Wash that Gear!

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The following is a an example of a Sports and Fitness blog post:


You're on your way home from the rink and suddenly your nose starts running and your eyes water uncontrollably. The green fog slithering over the seat and obscuring your view of the road is rising from that damp hockey bag. Urgh. Hockey gear must be washed regularly to ensure that the seething mass of microbes don't get a grip on your child. Or husband. Or you. MRSA is everywhere and can infect a small scratch, causing a serious infection. While you might only have time to run the Under Armour through the washer before tomorrow's tournament, you should wash all the gear regularly to keep the stench and germs at a low roar. First, never, ever, ever use bleach on hockey gear, especially pads that contain foam padding. This goes for football and other sports gear too. The bleach weakens the foam and reduces the effectiveness of the safety gear. Instead, soak the gear in a laundry sink filled with hot water, 1/2 cup of laundry soap and 1 scoop of oxygen bleach. Weigh the gear down so it is submerged and soak it for at least an hour -- and preferably overnight. After soaking the gear, either rinse it several times in the sink or put it into the washer and run it through a cycle without detergent. This removes the funky combination of water and soap. Now take a careful sniff. If the gear still reeks, put it back into the laundry sink with hot water and 1/2 cup of baking soda. Completely submerge the gear and allow it to soak for at least an hour. Rinse thoroughly with fresh water. Finally, hang your gear in a shady spot outside, or on a rack inside with a fan blowing on it to speed drying. Don't hang gear in the sun; it may fade. Spray the inside of the hockey bag, helmet and dried gear with disinfectant. Allow it to dry before reloading the bag. While you may not get rid of all the funk, you can knock it down to a reasonably light stink that's bearable as your player hugs you before he/she hits the rink for another sweaty game of hockey. ​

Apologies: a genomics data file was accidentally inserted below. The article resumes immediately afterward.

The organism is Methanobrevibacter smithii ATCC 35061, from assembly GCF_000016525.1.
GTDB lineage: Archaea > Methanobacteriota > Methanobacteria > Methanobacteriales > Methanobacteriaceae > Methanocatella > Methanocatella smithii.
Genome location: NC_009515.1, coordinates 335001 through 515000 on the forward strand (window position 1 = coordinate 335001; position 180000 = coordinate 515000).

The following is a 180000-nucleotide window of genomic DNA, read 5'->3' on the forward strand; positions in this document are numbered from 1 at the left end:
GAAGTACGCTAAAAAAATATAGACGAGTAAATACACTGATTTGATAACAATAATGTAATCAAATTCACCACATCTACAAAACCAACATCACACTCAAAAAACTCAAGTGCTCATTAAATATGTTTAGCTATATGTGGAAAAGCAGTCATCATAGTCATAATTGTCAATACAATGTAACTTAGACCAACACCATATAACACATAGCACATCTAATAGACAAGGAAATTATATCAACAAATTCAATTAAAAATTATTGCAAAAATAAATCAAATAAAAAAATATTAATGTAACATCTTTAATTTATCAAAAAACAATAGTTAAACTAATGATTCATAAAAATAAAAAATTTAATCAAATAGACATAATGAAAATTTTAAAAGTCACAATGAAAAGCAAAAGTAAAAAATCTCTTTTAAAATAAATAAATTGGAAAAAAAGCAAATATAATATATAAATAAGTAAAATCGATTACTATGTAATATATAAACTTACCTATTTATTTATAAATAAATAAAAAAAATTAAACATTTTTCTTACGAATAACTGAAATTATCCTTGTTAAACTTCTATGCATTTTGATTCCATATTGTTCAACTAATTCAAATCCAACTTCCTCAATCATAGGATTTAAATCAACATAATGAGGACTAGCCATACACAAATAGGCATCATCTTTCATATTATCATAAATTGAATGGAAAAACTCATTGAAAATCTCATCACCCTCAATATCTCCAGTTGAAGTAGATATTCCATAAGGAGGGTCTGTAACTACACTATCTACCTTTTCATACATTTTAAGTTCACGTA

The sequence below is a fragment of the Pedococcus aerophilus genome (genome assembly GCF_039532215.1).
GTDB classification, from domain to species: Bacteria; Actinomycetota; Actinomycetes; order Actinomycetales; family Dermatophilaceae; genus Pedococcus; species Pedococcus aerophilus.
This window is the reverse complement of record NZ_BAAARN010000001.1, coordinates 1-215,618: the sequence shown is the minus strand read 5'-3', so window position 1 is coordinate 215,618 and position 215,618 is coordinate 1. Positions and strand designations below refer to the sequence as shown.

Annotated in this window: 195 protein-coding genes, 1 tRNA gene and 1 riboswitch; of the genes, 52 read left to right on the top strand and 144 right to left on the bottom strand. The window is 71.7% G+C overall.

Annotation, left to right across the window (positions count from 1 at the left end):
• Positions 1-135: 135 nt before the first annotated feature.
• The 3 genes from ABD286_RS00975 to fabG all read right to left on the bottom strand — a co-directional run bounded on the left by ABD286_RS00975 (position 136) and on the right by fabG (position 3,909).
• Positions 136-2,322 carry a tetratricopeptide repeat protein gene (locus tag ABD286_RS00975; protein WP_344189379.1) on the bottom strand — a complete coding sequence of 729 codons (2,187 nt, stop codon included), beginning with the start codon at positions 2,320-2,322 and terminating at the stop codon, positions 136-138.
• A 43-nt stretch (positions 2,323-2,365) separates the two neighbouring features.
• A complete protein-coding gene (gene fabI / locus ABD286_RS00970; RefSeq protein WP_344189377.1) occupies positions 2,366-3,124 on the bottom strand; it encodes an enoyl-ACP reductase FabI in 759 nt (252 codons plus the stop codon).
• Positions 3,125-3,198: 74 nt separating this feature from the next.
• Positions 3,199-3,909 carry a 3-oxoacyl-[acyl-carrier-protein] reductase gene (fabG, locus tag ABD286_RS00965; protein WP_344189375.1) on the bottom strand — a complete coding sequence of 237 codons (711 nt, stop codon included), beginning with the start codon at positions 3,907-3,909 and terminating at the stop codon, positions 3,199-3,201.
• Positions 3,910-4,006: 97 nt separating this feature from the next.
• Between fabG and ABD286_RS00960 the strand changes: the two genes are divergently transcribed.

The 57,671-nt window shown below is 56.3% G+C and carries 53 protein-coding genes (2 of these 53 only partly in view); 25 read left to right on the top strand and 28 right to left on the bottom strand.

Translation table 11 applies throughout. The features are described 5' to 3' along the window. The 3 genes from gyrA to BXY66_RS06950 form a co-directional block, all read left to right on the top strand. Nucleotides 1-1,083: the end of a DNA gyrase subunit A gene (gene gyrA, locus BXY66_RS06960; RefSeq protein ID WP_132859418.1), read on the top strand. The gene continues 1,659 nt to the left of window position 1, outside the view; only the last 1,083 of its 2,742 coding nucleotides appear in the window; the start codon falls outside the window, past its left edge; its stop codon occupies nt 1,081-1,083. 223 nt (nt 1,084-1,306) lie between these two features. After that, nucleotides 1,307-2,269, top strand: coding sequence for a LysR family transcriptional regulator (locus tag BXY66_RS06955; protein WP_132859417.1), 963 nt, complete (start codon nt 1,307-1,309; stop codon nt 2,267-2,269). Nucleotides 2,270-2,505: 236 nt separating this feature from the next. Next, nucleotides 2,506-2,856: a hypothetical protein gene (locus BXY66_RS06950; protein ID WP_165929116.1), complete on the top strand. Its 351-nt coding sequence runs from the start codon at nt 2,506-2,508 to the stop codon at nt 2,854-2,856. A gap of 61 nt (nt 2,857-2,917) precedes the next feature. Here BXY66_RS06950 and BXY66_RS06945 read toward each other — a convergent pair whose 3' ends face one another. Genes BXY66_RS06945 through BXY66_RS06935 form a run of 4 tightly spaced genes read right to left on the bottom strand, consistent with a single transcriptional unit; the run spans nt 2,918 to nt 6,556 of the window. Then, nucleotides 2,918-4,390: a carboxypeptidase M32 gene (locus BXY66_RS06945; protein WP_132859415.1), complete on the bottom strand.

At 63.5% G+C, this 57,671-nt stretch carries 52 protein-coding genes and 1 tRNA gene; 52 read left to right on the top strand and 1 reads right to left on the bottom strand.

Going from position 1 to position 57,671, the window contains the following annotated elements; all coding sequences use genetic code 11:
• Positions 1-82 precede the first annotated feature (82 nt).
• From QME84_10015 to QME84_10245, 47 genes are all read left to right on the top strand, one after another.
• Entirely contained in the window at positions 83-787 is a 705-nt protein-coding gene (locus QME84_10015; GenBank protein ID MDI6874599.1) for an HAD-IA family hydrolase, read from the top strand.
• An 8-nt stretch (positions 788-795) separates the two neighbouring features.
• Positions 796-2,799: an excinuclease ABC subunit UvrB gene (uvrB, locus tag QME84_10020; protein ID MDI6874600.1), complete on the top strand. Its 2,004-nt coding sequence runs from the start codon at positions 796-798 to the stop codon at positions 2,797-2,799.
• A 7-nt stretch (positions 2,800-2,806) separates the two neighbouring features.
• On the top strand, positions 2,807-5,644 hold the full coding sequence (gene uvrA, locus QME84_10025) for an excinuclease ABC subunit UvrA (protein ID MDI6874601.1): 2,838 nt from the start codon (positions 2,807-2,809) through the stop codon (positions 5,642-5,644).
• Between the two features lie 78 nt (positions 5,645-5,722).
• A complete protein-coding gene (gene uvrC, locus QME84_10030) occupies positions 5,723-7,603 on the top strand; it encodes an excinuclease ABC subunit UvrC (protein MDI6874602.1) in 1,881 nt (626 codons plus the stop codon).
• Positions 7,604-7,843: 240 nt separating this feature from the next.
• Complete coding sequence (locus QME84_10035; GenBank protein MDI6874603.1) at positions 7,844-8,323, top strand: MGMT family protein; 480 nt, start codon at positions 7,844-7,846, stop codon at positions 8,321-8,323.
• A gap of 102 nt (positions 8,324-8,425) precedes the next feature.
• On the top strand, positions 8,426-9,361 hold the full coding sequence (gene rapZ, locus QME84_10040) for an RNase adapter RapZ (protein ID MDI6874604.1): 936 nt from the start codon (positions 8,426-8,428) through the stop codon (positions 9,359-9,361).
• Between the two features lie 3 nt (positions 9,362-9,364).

Ruth d.

Ruth d.

Cannon Beach, Oregon, United States

Ruth de Jauregui was originally trained as a graphic artist and began writing while working as a book designer for Bill Yenne at American Graphic Systems. While working for Bill, she wrote her first two books, "Ghost Towns" and "100 Medical Milestones That Shaped World History...

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